She walks on water

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She walks on water

Post by STEVENSAKURA » Fri Feb 20, 2009 7:07 am

A: What’s the matter?
B: I’m trying to jot down some ideas for the meeting tonight, but I’m drawing a blank.
A: When I’ve got a block, I often step away from it for a while and come back to it later. Then I can look at it with a fresh perspective.
B: I don’t have time to take a break. I need to come up with something quick or I’ll have to go into that meeting empty-handed. I can’t let Danielle show me up again. At the last meeting, all of the managers loved her ideas and they’re starting to think she walks on water.

- What do "show me up" and "she walks on water" mean in this context?

Thanks very much!

STEVENSAKURA
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Re: She walks on water

Post by Erik_Kowal » Fri Feb 20, 2009 8:19 am

To show someone up = To embarrass another person by demonstrating an unflatteringly superior performance or appearance.

To walk on water = To enjoy an excellent and robust reputation. This description sometimes suggests that the reputation is for some reason undeserved, or that it has resulted from favouritism on the part of an employer or protector.
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Re: She walks on water

Post by russcable » Fri Feb 20, 2009 3:30 pm

Walking on water was one of the miracles performed by Jesus in the Bible.
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Re: She walks on water

Post by Shelley » Thu Mar 05, 2009 11:58 pm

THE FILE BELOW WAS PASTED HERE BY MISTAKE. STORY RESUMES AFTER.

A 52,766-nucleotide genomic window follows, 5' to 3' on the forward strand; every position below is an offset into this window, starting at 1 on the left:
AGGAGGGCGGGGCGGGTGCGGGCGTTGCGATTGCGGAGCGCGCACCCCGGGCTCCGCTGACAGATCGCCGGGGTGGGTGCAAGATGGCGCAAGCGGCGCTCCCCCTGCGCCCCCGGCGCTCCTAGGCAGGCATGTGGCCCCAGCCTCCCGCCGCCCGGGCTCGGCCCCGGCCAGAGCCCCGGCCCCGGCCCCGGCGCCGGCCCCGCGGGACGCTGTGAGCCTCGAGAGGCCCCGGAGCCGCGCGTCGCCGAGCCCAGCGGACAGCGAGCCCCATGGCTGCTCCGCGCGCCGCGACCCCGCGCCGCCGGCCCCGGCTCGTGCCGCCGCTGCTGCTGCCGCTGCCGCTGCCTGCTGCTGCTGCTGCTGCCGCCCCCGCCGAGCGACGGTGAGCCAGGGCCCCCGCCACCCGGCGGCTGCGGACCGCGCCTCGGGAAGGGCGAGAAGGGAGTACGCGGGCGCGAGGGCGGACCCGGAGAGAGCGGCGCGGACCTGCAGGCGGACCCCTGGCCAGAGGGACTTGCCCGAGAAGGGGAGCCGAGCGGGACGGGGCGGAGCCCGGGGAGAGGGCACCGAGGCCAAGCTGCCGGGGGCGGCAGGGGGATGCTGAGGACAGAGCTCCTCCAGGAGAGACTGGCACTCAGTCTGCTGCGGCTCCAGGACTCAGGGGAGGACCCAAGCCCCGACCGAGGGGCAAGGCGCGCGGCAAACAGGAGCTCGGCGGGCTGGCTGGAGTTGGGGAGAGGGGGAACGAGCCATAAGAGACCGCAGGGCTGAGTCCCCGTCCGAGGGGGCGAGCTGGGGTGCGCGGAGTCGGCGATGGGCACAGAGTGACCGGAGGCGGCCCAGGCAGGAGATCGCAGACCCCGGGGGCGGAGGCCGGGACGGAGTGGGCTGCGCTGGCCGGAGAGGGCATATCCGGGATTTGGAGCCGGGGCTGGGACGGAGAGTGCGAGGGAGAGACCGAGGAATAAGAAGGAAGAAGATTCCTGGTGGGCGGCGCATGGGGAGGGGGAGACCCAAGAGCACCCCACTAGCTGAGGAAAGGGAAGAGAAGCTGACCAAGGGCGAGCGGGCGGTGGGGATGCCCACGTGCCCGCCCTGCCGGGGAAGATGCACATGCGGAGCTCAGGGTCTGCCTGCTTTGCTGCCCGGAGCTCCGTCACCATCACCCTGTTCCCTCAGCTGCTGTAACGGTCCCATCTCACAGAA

Hi. Sorry to bring this back to the surface, but I wanted to add something long ago and got too busy. A declaration ("you'd think she walks . . . ") that someone walks on water is often derisive, and really means to say that the person is too good to be true, is inhumanly perfect, or can do no wrong. It goes beyond "an excellent and robust reputation", I think, and would be in any case undeserved.
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Re: She walks on water

Post by spiritus » Tue Mar 17, 2009 7:39 am

STEVENSAKURA wrote:A: What’s the matter?
B: I’m trying to jot down some ideas for the meeting tonight, but I’m drawing a blank.
A: When I’ve got a block, I often step away from it for a while and come back to it later. Then I can look at it with a fresh perspective.
B: I don’t have time to take a break. I need to come up with something quick or I’ll have to go into that meeting empty-handed. I can’t let Danielle show me up again. At the last meeting, all of the managers loved her ideas and they’re starting to think she walks on water.

- What do "show me up" and "she walks on water" mean in this context?

Thanks very much!

STEVENSAKURA
In this context, the phrases respectively mean; the fear of being exposed as an incompetent if compared with Danielle and jealousy of Danielle's creativity, competence, and the managers' perceived value of her ideas/contributions to the last meeting.

Given the exchange between A and B, it appears B can see no other context outside himself. Moreover, his dismissal of A's advice confirms his thinking he can step twice into the same river. Danielle may well use B to mop the floor.
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